The press release states that Vagath is driven by “inner demons and primal aspects of the subconscious” to create his art, which sounds fascinating. Could you tell us a little about that, and the creative process involved in these songs? Are those aforementioned themes also touched upon lyrically throughout the record?
V: The creative process is almost entirely introspective, it’s coming from within me rather than from anything external. To write anything truly evocative it’s necessary to look pretty deep and to get in touch with something, then give form to these abstract visions by weaving in some poetry and translating into vivid scenarios.
Whatever inner power I’m connecting with is not clearly defined, “primal” is probably a fair description. I could expand more on this but for now I’ll just say this: it’s unquestionably an empowering process, and that empowerment is a strong theme in itself. I think this is evident in the music.
It is most definitely present in the lyrics, that’s what ‘Harnessing of Hostile Forces’ is referring to. It is a factor lyrically in other songs but that one refers to it directly.
Valaraukar was born from the ashes of your previous band NNGNN (or Nolti Nan Gana Nan Nolta). Why did you decide to end that project and begin afresh with Valaraukar, as opposed to simply continuing under the same name?
V: It was time to take a more uncompromising and honed approach. In a sense it was a new direction, but it was also a natural evolution from where we were with that previous entity. To me it’s now all about Valaraukar, not particularly keen to look back at what came before.
Speaking of names – the name Valaraukar is another word for Balrogs in Tolkien’s work. At a cursory glance I couldn’t spot anything, but does the Tolkien theme flow through into any other aspect of the project? What drew you towards selecting this moniker to represent your sound?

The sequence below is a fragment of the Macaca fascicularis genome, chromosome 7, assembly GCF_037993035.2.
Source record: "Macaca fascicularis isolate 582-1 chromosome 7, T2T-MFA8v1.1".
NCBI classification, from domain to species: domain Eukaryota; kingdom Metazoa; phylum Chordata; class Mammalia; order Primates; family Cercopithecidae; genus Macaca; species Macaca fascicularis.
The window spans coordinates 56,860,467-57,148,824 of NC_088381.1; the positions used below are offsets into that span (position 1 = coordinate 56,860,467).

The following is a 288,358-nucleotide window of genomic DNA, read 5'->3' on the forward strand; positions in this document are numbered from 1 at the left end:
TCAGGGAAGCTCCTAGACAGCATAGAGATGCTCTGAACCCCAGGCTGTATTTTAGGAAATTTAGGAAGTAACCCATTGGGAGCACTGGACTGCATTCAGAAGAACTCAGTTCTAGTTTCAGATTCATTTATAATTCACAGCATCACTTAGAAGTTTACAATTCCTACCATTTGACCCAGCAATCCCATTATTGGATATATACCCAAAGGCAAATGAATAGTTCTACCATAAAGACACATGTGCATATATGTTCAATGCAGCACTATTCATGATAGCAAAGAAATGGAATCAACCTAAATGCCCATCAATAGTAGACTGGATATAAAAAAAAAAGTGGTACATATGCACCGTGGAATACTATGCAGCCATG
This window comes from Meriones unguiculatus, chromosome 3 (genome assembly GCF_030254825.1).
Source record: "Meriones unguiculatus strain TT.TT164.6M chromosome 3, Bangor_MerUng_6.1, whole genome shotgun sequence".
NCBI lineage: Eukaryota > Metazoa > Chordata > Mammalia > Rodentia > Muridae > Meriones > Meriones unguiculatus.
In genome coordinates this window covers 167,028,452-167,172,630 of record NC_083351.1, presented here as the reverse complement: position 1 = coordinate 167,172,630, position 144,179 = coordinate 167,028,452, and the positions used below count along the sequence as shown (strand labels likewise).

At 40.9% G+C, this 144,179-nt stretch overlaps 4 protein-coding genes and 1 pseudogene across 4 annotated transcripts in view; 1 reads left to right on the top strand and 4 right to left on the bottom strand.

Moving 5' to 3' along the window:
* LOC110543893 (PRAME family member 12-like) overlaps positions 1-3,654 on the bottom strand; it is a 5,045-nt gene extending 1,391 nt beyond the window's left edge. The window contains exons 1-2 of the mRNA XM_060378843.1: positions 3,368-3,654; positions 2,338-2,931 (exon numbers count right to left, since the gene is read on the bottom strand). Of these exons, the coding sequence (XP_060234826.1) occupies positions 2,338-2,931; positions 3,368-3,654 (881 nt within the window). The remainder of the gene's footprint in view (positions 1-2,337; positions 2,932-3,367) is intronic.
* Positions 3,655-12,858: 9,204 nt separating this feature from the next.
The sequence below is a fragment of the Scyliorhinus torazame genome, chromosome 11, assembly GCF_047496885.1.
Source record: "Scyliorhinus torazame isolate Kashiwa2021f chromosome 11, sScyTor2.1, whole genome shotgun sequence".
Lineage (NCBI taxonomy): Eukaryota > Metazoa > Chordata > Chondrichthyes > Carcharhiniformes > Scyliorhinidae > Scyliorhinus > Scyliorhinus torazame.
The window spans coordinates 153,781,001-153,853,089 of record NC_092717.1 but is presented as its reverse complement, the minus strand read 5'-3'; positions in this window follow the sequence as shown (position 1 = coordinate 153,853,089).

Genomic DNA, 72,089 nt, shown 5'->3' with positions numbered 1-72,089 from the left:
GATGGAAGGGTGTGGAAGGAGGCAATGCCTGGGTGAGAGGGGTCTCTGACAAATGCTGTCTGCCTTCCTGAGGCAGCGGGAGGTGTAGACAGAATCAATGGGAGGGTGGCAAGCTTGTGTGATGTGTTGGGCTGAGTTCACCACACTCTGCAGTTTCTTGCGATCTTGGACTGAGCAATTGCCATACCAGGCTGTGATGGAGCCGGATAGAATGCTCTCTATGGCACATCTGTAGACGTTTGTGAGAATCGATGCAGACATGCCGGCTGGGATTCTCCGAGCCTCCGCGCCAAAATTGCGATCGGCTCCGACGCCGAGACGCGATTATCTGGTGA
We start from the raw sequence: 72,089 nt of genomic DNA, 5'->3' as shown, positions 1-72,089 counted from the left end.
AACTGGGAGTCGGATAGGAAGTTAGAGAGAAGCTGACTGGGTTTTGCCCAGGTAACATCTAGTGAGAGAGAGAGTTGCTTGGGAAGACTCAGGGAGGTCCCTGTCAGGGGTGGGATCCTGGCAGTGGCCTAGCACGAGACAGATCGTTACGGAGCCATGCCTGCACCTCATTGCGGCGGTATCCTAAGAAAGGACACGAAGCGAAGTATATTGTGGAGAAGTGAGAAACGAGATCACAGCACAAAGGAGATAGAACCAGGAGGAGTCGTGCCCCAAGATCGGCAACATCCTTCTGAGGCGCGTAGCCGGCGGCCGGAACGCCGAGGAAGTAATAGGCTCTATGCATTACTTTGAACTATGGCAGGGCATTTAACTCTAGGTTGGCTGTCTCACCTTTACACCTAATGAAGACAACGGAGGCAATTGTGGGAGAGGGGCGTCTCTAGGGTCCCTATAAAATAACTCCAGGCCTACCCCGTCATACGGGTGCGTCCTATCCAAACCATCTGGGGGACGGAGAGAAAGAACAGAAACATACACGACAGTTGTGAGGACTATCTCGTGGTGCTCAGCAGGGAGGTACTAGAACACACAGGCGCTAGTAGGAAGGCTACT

V: I do have a connection with Tolkien’s Legendarium, I actually wanted to use this name back in 2008 or so with another project but never got the opportunity. The lyrics for ‘Servants of the Nameless’ refer to the Valaraukar, apart from that there is no other direct use of Tolkien themes. Several themes appear on the album.
The cover art is quite striking, showing what appears to be a void opening up between two stone columns. Who is the artist, and what does the cover signify in relation to the album?
V: The cover art (and our logo) were done by the formidable View From the Coffin. The pillars represent myself and Sovereign, the void in the centre is the screaming abyss that these raw visions are drawn from. Demonian, or demonic, because the whole process is dark and driven by inner demons. Abyssal, because there is an indefinable depth and majestic power at work alongside the direct aggression, this more prominent at some times than others.
In great news, Demonian Abyssal Visions has been picked up for release on LP and CD by the mighty Iron Bonehead Productions. You must be pleased with that, how did this partnership come to pass?
V: I contacted IBP linking them to our demo and expressing our desire to work with them, they are formidable and we have a lot of respect for them. They must have heard something in the demo they liked. IBP are always one to watch, they release a lot of good material, I’m sitting digesting some as I write this.
In my opinion, the music of Valaraukar is a strong exponent of one key ingredient that I believe should be present in the best of black metal – power. You can feel it seething like electricity in your compositions, empowering and charging you with dark vitality. Do you feel this is an important part of what black metal is to you?
V: Absolutely. Feeling empowered by the music is essential, without that it’s nothing. I think it starts the other way round, pouring that power into the material with vision, inspiration, emotion or whatever else makes it what it is. For someone who is not empowered by playing black metal, the end result is not going to be powerful in itself.
For me Demonian Abyssal Visions has captured that power you refer to, more so than anything I’ve been a part of in the past.
And finally – What’s next for the two of you? Are you working on any new material, or perhaps considering taking Valaraukar to the live setting and playing some shows?
V: Live shows are on the horizon, when the right opportunities come up. So far we have one appearance booked, playing with Desaster / Root / Archgoat / Mork in London, on the 1st of December. A monstrous lineup!
There is new material in the works but we haven’t written much at this stage. The next album will be quite different, that much is clear.
Sincerest thanks for your time, Valaraukar. Any parting words for us all?
V: Mastery Of Diabolical Strength!
Demonian Abyssal Visions unleashes June 21st under the banner of Iron Bonehead Productions.